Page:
WAZIPOINT Engineering Science & Technology: Transformer Delta-Delta Connection

Friday, September 23, 2022

Transformer Delta-Delta Connection

Delta-Delta or ∆-∆ Connection
Fig: Delta-Delta or ∆-∆ Connection

Delta-Delta Connection Procedure of Three-Phase Transformer in Power Transmission Network 

This connection is economical for large, low-voltage transformers in which the insulation problem is not so urgent, because it increases the number of turns/phases. 

The transformer connections and voltage triangles are shown in the above figure. The ratio of transformation between primary and secondary line voltage is exactly the same as that of each transformer. 

Further, the secondary voltage triangle ABC occupies the same relative position as the primary voltage triangle ABC i.e., there is no angular displacement between the two. 

Moreover, there is no internal phase shift between phase and line voltages on either side as was the case in Y − Y connection. 

Why is Delta-Delta Connection necessary for Three-Phase Transformer?

The major application of the Delta-Delta three-phase transformer connection in the power transmission network is as below:

Suitable for large, low-voltage transformers of the distribution system.

Delta-Delta type of connection is normally uncommon but used in some industrial facilities to reduce the impact of SLG faults on the Primary System.

Delta-Delta connection is generally used in systems where it needs to carry large currents on low voltages and especially when continuity of service is to be maintained even though one of the phases develops a fault.

Advantages of delta-Delta three-phase transformer connection

 Delta-delta connection of a three-phase transformer has the following advantages:

1. As explained above, in order that the output voltage to be sinusoidal, it is necessary that the magnetizing current of the transformer must contain a third harmonic component. In this case, the third harmonic component of the magnetizing current can flow in the ∆-connected transformer primaries without flowing in the line wires. The three phases are 120° apart which is 3 × 120 = 360° with respect to the third harmonic, hence it merely circulates in the ∆. Therefore, the flux is sinusoidal which results in sinusoidal voltages.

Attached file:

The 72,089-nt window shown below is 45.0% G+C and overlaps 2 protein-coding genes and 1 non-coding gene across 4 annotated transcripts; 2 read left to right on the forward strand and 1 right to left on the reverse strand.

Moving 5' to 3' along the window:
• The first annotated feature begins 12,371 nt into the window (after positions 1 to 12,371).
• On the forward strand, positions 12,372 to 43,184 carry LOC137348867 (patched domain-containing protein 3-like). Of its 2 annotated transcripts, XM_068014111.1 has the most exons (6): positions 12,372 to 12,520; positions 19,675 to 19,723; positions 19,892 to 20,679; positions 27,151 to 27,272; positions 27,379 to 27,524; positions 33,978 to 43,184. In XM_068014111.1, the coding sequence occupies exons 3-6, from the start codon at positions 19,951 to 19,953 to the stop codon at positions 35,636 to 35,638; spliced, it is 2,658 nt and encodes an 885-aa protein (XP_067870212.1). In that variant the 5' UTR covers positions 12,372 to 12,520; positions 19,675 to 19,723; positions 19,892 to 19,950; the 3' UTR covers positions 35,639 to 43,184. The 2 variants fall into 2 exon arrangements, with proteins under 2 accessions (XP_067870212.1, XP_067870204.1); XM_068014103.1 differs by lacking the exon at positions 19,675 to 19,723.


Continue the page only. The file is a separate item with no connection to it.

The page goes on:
2. No difficulty is experienced from unbalanced loading as was the case in Y − Y connection. The three-phase voltages remain practically constant regardless of load imbalance.

3. An added advantage of this connection is that if one transformer becomes disabled, the system can continue to operate in open-delta or in V − V although with reduced available capacity. The reduced capacity is 58% and not 66.7% of the normal value.

Disadvantages of delta-delta transformer connection

The main disadvantage of the delta-delta transformer is that there is no star-point or neutral terminal available. Therefore, the delta-delta connected transformer is used when neither primary nor secondary requires a neutral terminal and the voltages are low and moderate.

You may know the details about the electrical transformer from the following articles:

  1. Working Principle of Transformer;
  2. Transformer Construction;
  3. Core-type Transformers;
  4. Shell-type Transformers;
  5. Elementary Theory of an Ideal Transformer;
  6. E.M.F. Equation of Transformer;
  7. Voltage Transformation Ratio;
  8. Transformer with losses but no Magnetic Leakage;
  9. Transformer on No-load;
  10. Transformer on Load;
  11. Transformer with Winding Resistance but no Magnetic Leakage;
  12. Equivalent Resistance;
  13. Magnetic Leakage;
  14. Transformer with Resistance and Leakage Reactance;
  15. Simplified Diagram;
  16. Total Approximate Voltage Drop in Transformer;
  17. Exact Voltage Drop;
  18. Equivalent Circuit Transformer Tests;
  19. Open-circuit or No-load Test;
  20. Separation of Core Losses;
  21. Short-Circuit or Impedance Test;
  22. Why Transformer Rating in KVA?;
  23. Regulation of a Transformer;
  24. Percentage Resistance, Reactance, and Impedance;
  25. Kapp Regulation Diagram;
  26. Sumpner or Back-to-back-Test;
  27. The efficiency of a Transformer;
  28. Condition for Maximum Efficiency;
  29. Variation of Efficiency with Power Factor;
  30. All-day Efficiency;
  31. Auto-transformer;
  32. Conversion of 2-Winding Transformer into Auto-transformer;
  33. Parallel Operation of Single-phase Transformers;
  34. Questions and Answers on Transformers;
  35. Three-phase Transformers;
  36. Three-phase Transformer Connections;
  37. Star/Star or Y/Y Connection;
  38. Delta-Delta or ∆/∆ Connection;
  39. Wye/Delta or Y/ Connection;
  40. Delta/Wye or ∆/Y Connection;
  41. Open-Delta or V-V Connection;
  42. Power Supplied by V-V Bank;
  43. Scott Connection or T-T Connection;
  44. Three-phase to Two-Phase Conversion and vice-versa;
  45. Parallel Operation of 3-phase Transformers;
  46. Instrument Transformers;
  47. Current Transformers;
  48. Potential or Voltage Transformers.

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